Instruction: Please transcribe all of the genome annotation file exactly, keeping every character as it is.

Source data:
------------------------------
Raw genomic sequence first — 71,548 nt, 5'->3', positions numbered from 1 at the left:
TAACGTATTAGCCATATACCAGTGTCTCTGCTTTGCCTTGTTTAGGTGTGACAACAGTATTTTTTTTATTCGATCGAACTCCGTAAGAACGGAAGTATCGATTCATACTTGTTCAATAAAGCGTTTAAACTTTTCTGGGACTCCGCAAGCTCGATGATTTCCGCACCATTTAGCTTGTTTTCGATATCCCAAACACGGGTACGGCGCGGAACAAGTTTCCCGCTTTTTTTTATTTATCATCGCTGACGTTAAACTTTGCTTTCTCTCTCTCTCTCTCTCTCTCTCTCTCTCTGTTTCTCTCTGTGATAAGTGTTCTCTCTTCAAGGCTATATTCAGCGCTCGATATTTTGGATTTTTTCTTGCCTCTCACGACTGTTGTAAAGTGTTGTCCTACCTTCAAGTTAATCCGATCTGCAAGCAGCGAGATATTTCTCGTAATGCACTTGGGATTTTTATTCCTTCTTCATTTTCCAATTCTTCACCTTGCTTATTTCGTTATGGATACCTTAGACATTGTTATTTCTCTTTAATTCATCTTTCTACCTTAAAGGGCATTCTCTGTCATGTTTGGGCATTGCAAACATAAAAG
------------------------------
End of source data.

Raw genomic sequence first — 71,548 nt, 5'->3', positions numbered from 1 at the left:
TAACGTATTAGCCATATACCAGTGTCTCTGCTTTGCCTTGTTTAGGTGTGACAACAGTATTTTTTTTATTCGATCGAACTCCGTAAGAACGGAAGTATCGATTCATACTTGTTCAATAAAGCGTTTAAACTTTTCTGGGACTCCGCAAGCTCGATGATTTCCGCACCATTTAGCTTGTTTTCGATATCCCAAACACGGGTACGGCGCGGAACAAGTTTCCCGCTTTTTTTTATTTATCATCGCTGACGTTAAACTTTGCTTTCTCTCTCTCTCTCTCTCTCTCTCTCTCTCTGTTTCTCTCTGTGATAAGTGTTCTCTCTTCAAGGCTATATTCAGCGCTCGATATTTTGGATTTTTTCTTGCCTCTCACGACTGTTGTAAAGTGTTGTCCTACCTTCAAGTTAATCCGATCTGCAAGCAGCGAGATATTTCTCGTAATGCACTTGGGATTTTTATTCCTTCTTCATTTTCCAATTCTTCACCTTGCTTATTTCGTTATGGATACCTTAGACATTGTTATTTCTCTTTAATTCATCTTTCTACCTTAAAGGGCATTCTCTGTCATGTTTGGGCATTGCAAACATAAAAG